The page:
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Federal Employment Law Training - Newsletter

August 4,2011

No Way To Counsel A Complainant, Or Defend A Dismissal For That Matter

By Ernest Hadley

This case comes to me by way of Josh Bowers, a former classmate of mine at the late, great Antioch School of Law, and a lawyer of some considerable experience and expertise in federal sector EEO matters. Josh is one of several folks who, from time to time, send me OFO decisions that I might otherwise miss, thereby making me look much smarter than I really am. It's a short decision but remarkable, in part, because it covers a number of points succinctly.

So, here's what happens in Robinson v. Secretary of Army, 0120111526 (July 28, 2011). On November 3, 2010, the complainant files an EEO complaint alleging that she was sexually harassed by her supervisor from November 2009 to September 17, 2010. She also alleged that on November 13, 2010, her supervisor filed a civil action against her claiming defamation. The agency dismissed the first claim as untimely filed and the second claim as not stating a claim for relief.

The complainant filed a sworn statement that sometime in the summer of 2010, she had contacted two managers "logically connected to the EEO process, including one she identified as an "EEO Leader." According to her statement, she later met with an EEO specialist on September 22, 2010 about an incident that allegedly occurred on September 17. Although the decision does not describe the nature of the incident, it does characterize it as an alleged sexual assault. The complainant's statement also said that the EEO specialist told her she could not file an EEO complaint because a few days before the complainant had contacted the agency's Criminal Defense Command and the case was in "criminal hands." Finally, the complainant's statement also said that she was told by the specialist that if she did decide to file an EEO complaint, she had 45 days from her meeting with the specialist to do so.

The agency filed an unsworn statement from the specialist disputing the complainant's version of events stating the September 22nd meeting was "informational" and that the complainant did not exhibit the intent to initiate the EEO process. The agency argued that the meeting with the specialist wasn't "counselor contact" for complaint filing purposes.

POINT NO.1: The fact that an employment action is also potentially a criminal act does not remove it from the EEO arena. Actions in the workplace such as sexual assaults, or altercations or property damage that are at least partially motivated by discrimination may also constitute crimes. But this is not one of those situations where the EEOC applies its "collateral attack" doctrine because the complainant has remedies in another forum.

POINT NO.2: What is it with the management officials who were told of the sexual harassment in the summer of 2010 and, from all that appears in the decision, proceeded to do absolutely nothing about it? This is the very kind of "head-in-the-sand" attitude that subjects agencies to substantial liability when, as here, the harassment continues and even escalates. One can only hope these folks get their just reward. (Hint: Read some of Bill's articles on discipline.)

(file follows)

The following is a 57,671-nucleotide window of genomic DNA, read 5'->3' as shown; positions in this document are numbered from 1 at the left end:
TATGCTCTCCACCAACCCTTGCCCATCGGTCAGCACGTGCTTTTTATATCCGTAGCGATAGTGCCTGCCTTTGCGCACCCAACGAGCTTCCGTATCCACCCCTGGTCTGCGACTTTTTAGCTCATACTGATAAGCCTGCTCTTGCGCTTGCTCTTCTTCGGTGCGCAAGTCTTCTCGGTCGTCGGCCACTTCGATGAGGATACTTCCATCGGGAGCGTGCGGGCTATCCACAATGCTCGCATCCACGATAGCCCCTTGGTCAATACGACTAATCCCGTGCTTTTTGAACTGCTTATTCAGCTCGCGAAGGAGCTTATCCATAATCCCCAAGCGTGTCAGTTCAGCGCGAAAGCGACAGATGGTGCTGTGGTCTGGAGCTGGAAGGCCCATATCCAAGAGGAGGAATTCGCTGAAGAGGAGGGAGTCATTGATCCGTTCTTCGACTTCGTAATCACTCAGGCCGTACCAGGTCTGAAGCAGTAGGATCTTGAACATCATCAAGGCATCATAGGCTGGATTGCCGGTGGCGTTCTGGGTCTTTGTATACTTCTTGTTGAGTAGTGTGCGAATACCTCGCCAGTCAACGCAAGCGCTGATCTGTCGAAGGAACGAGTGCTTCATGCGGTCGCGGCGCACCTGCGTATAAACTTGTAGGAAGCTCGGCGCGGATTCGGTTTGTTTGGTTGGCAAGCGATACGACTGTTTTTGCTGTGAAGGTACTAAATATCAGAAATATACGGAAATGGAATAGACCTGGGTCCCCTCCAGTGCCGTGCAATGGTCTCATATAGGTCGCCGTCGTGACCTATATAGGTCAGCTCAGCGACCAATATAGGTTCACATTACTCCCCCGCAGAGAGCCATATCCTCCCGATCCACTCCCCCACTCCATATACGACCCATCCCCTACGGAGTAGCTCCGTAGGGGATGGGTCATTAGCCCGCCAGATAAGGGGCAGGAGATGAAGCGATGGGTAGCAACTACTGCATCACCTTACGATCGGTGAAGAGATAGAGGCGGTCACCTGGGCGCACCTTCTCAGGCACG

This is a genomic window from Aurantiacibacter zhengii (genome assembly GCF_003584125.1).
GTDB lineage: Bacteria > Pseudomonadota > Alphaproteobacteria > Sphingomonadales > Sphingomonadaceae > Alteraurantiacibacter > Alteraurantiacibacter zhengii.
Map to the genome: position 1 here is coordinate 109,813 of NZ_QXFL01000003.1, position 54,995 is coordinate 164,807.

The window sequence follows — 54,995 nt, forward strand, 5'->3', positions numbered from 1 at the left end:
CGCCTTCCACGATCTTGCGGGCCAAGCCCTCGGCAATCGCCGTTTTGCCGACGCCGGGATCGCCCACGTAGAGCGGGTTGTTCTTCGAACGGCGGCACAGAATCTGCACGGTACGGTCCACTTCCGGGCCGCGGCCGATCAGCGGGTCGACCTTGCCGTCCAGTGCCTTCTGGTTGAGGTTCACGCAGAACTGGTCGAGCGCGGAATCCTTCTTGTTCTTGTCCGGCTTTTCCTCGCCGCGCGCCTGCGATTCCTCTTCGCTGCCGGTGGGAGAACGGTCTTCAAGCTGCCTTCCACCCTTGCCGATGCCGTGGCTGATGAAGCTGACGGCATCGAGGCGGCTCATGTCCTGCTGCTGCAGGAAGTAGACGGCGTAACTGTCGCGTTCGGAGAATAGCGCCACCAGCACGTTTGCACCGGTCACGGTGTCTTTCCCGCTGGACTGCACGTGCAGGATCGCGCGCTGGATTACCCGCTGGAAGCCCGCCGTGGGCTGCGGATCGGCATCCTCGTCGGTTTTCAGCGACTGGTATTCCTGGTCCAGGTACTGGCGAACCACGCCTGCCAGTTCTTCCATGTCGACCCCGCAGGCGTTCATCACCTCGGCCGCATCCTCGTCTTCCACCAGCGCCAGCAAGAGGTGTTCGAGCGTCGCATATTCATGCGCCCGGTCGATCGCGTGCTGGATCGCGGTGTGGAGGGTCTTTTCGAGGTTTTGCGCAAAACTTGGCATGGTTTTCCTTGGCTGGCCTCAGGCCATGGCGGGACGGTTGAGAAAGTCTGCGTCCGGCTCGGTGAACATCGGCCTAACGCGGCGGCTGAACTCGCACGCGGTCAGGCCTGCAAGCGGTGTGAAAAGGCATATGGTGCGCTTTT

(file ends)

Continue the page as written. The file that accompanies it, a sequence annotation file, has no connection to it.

POINT NO.3: The agency bears the burden of proving that a complaint is untimely. With rare exceptions, a sworn statement will be deemed more credible than an unsworn statement. When a party bears the burden of proof on an issue, it's questionable whether an unsworn statement, even if uncontroverted, can carry that burden. And an unsworn statement that's controverted by a sworn statement surely ain't gonna make it.

POINT NO.4: In determining whether a complainant, in meeting with an official logically connected to the EEO process, exhibited the necessary intent to initiate a complaint, the Commission can look at external events as indicative of motive. Here, the Commission noted that the complainant promptly reported the alleged sexual assault to management officials. The complainant then went to court and obtained a restraining order against the supervisor. The complainant contacted the specialist the day after obtaining the order and within six weeks of meeting with the specialist had retained counsel and filed a formal written complaint. These were all actions that indicated an intent to initiate the EEO process at the September meeting. Because the actions were all taken within the timeframe for contacting a counselor and filing a formal complaint, the complaint was timely.

POINT NO.5: The agency screwed up the timeliness issue anyway because the filing of the defamation suit in November was simply one more act in the unlawful employment practice of creating a hostile environment based on sex. That was the very point of National Railroad Passenger Corp. v. Morgan, 536 U.S. 101 (2002). A hostile environment is a series of acts that collectively comprise one "unlawful employment practice" that remains timely as long as one act in furtherance of the environment takes place within the statute of limitations which, in the federal sector, is the 45 days for initiating counselor contact. Thus, the entire complaint was timely in any event.

So, thanks for the case, Josh, and good work.

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